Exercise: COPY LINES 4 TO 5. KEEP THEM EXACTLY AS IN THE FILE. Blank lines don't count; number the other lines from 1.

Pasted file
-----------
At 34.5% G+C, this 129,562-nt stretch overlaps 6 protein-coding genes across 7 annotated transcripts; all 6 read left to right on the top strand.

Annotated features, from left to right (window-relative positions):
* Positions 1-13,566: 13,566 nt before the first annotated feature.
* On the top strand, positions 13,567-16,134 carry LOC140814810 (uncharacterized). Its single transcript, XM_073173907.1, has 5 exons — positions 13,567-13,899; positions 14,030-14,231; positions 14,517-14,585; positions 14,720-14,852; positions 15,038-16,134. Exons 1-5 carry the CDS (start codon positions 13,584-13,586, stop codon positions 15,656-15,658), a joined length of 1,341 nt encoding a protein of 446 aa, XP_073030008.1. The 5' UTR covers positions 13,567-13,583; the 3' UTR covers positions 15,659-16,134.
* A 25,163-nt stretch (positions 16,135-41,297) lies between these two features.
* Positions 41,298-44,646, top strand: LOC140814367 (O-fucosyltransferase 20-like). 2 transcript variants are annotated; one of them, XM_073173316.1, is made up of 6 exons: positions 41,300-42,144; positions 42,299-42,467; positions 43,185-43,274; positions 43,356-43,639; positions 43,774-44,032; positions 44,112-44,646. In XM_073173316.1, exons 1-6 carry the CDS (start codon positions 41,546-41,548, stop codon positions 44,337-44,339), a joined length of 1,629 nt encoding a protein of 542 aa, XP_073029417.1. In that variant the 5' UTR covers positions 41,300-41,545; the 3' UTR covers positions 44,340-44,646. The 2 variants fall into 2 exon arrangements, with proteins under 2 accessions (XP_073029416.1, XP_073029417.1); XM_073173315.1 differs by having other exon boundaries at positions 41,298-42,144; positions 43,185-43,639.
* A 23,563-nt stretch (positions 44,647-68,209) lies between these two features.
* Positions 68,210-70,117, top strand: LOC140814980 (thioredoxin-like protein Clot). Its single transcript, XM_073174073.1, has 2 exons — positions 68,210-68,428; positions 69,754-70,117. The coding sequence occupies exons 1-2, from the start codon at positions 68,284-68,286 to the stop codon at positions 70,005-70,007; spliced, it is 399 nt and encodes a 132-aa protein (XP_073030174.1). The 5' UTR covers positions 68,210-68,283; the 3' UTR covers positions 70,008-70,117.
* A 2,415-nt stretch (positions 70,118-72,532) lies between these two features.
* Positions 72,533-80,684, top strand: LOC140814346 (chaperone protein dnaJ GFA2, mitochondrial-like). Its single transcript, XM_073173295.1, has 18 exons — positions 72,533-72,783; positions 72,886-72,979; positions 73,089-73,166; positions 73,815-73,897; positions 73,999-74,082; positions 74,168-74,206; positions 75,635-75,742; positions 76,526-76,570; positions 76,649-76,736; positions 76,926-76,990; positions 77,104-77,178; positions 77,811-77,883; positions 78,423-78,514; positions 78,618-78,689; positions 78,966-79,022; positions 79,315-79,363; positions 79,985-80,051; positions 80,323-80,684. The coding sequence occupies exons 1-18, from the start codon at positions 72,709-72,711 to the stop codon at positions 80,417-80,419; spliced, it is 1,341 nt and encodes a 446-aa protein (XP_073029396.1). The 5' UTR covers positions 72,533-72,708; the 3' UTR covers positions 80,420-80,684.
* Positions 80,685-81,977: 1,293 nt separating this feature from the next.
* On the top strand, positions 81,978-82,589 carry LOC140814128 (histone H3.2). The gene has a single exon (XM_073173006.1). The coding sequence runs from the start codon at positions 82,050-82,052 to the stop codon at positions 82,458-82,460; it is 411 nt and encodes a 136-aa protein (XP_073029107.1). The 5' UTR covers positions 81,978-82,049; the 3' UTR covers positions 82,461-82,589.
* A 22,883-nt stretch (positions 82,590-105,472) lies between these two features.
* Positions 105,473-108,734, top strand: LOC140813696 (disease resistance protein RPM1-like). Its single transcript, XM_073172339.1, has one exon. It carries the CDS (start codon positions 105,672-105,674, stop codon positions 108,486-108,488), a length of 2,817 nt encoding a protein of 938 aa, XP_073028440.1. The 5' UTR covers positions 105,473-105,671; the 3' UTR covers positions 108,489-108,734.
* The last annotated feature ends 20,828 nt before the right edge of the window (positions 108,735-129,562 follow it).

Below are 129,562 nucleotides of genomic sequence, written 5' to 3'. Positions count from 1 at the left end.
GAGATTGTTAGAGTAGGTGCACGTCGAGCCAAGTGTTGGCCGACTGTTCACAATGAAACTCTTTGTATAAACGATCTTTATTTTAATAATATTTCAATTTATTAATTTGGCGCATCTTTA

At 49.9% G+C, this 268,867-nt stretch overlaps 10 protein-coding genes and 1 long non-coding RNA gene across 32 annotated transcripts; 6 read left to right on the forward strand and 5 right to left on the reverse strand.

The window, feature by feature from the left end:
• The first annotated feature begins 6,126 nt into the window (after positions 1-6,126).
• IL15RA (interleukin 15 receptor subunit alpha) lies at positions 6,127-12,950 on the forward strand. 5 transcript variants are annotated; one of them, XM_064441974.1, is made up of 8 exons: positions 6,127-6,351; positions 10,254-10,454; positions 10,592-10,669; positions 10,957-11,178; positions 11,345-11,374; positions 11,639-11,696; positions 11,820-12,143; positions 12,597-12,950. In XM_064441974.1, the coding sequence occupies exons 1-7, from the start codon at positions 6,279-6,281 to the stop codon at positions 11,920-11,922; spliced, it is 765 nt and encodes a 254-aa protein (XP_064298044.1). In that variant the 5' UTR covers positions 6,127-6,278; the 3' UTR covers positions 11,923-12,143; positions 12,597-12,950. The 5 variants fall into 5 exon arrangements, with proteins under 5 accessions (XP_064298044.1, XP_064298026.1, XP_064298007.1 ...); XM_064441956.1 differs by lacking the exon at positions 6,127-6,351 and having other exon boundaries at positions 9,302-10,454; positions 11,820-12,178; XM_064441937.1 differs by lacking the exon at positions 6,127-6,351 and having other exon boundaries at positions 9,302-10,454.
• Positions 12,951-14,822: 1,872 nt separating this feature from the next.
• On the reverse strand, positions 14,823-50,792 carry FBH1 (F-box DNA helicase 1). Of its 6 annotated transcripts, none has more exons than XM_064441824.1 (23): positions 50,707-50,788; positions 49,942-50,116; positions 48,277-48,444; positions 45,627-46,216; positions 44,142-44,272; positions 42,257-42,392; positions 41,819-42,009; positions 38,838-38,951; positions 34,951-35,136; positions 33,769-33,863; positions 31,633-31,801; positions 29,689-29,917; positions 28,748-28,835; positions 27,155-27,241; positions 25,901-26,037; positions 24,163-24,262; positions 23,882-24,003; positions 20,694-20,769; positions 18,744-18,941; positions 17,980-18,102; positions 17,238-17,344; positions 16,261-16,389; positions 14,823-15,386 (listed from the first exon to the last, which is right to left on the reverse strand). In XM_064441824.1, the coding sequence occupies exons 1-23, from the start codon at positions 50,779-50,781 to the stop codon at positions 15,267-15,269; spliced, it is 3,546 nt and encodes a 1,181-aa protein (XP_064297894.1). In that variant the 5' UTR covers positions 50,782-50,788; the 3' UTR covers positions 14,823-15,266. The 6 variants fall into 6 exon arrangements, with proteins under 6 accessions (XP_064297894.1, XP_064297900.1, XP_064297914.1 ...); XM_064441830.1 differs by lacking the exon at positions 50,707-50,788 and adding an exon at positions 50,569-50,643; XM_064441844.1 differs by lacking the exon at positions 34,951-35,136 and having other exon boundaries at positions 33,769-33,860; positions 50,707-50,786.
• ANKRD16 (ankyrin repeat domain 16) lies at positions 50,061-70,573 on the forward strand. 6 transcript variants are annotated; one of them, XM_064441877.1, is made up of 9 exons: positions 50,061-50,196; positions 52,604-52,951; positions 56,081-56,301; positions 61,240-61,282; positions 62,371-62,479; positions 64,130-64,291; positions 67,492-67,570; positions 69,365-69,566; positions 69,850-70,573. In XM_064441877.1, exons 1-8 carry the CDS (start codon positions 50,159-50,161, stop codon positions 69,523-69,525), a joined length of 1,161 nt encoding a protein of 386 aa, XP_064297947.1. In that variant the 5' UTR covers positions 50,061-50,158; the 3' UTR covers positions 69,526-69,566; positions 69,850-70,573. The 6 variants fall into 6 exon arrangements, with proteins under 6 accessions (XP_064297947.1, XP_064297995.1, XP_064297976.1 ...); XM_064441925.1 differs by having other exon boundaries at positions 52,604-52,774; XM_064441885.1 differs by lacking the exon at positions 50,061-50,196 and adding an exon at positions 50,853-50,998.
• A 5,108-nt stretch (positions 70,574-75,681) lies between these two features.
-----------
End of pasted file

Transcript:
* On the top strand, positions 13,567-16,134 carry LOC140814810 (uncharacterized). Its single transcript, XM_073173907.1, has 5 exons — positions 13,567-13,899; positions 14,030-14,231; positions 14,517-14,585; positions 14,720-14,852; positions 15,038-16,134. Exons 1-5 carry the CDS (start codon positions 13,584-13,586, stop codon positions 15,656-15,658), a joined length of 1,341 nt encoding a protein of 446 aa, XP_073030008.1. The 5' UTR covers positions 13,567-13,583; the 3' UTR covers positions 15,659-16,134.
* A 25,163-nt stretch (positions 16,135-41,297) lies between these two features.